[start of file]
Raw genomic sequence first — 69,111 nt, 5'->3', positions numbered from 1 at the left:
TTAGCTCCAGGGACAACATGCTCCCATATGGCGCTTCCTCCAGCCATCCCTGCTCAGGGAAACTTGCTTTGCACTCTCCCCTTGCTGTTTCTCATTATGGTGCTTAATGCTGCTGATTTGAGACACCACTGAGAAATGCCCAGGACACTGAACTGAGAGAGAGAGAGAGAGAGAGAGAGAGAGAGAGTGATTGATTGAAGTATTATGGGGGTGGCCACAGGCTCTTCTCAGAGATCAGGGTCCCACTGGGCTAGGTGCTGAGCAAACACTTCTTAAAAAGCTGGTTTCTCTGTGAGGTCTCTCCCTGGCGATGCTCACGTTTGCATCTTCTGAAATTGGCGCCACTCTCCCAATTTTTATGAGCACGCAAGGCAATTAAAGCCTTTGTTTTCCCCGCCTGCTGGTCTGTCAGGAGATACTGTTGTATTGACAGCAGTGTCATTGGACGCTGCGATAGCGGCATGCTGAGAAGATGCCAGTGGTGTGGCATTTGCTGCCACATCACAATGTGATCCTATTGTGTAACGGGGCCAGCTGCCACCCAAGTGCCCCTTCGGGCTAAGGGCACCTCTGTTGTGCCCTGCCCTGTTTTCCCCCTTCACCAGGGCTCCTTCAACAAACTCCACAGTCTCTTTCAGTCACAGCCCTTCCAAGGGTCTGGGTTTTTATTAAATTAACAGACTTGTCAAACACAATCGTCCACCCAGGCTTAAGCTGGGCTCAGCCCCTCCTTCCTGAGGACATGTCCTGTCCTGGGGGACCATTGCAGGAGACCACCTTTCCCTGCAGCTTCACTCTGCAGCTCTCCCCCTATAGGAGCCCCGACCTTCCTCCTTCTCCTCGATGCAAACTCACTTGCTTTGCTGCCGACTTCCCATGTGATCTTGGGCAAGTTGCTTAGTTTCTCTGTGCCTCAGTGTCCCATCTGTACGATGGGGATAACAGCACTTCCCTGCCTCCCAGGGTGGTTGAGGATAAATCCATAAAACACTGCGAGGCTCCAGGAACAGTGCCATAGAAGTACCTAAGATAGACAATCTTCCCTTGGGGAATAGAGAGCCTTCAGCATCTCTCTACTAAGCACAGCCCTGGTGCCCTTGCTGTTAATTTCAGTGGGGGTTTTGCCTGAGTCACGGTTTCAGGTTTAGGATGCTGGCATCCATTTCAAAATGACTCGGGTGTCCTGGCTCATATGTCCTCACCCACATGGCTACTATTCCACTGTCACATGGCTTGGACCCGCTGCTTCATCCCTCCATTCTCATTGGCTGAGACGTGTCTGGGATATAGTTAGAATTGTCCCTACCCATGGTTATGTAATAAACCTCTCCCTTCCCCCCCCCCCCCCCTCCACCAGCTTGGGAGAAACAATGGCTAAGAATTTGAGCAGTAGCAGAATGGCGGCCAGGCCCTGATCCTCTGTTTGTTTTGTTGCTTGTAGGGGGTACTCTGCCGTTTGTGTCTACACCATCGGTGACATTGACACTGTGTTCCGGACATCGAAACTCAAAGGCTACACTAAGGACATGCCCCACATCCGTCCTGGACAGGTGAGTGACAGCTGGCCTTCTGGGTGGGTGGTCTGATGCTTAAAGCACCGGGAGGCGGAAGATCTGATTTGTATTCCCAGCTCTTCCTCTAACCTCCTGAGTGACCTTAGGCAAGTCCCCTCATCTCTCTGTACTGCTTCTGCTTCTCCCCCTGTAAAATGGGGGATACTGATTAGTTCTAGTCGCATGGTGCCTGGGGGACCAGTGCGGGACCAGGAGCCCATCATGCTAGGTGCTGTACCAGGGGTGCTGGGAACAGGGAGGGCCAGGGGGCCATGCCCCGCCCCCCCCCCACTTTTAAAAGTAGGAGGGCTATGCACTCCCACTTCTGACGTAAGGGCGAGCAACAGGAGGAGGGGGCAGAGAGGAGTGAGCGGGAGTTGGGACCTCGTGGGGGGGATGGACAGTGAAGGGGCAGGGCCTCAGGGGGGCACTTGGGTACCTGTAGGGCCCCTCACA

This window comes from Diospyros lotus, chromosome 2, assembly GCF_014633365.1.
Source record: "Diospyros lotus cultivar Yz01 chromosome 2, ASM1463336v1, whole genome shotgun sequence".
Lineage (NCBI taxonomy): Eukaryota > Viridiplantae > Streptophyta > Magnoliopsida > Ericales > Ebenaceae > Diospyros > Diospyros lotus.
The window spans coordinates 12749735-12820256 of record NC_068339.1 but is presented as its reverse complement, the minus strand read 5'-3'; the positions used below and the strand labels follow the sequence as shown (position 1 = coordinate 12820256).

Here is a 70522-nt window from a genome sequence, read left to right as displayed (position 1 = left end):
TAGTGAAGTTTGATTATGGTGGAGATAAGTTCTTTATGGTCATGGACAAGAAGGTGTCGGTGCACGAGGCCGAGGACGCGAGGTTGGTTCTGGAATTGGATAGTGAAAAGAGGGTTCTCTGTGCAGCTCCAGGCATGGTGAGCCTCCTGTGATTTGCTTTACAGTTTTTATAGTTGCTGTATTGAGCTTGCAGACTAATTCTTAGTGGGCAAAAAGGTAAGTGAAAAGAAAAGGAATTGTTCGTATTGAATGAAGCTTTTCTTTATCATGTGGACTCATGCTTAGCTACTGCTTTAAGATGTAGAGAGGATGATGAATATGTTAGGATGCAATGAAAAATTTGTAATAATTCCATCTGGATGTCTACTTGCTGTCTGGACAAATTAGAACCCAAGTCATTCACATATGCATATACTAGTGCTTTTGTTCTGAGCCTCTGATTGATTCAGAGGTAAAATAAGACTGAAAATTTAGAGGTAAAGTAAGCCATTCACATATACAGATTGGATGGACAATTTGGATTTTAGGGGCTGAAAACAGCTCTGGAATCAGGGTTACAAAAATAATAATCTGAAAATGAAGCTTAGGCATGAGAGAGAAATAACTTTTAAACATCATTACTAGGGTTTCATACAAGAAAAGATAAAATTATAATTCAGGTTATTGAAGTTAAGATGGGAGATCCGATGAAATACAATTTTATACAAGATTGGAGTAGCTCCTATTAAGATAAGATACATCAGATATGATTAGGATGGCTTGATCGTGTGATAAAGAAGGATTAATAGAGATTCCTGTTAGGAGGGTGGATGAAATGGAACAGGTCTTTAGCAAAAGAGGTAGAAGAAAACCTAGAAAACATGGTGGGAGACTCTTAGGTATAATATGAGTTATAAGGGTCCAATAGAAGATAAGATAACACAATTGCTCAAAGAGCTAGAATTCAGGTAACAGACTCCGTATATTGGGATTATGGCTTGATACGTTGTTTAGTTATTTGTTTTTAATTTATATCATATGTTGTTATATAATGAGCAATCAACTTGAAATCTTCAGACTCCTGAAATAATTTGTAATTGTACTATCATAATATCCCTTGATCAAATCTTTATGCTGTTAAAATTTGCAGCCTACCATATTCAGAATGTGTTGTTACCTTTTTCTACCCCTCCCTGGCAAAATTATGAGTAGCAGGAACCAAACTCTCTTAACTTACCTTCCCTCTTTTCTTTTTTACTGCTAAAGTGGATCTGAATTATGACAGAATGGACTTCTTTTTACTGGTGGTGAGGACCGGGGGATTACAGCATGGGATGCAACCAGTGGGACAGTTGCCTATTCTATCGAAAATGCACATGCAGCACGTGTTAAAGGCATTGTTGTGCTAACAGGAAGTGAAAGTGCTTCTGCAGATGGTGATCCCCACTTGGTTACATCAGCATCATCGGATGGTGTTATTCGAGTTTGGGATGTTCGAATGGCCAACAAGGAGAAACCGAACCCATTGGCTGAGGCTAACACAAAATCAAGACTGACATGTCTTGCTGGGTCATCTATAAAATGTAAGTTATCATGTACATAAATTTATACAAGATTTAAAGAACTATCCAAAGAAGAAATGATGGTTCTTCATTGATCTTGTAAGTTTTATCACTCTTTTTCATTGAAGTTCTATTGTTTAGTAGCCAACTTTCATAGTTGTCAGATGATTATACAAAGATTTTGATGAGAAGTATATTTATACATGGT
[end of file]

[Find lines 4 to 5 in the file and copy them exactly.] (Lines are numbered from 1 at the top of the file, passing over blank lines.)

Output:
Source record: "Diospyros lotus cultivar Yz01 chromosome 2, ASM1463336v1, whole genome shotgun sequence".
Lineage (NCBI taxonomy): Eukaryota > Viridiplantae > Streptophyta > Magnoliopsida > Ericales > Ebenaceae > Diospyros > Diospyros lotus.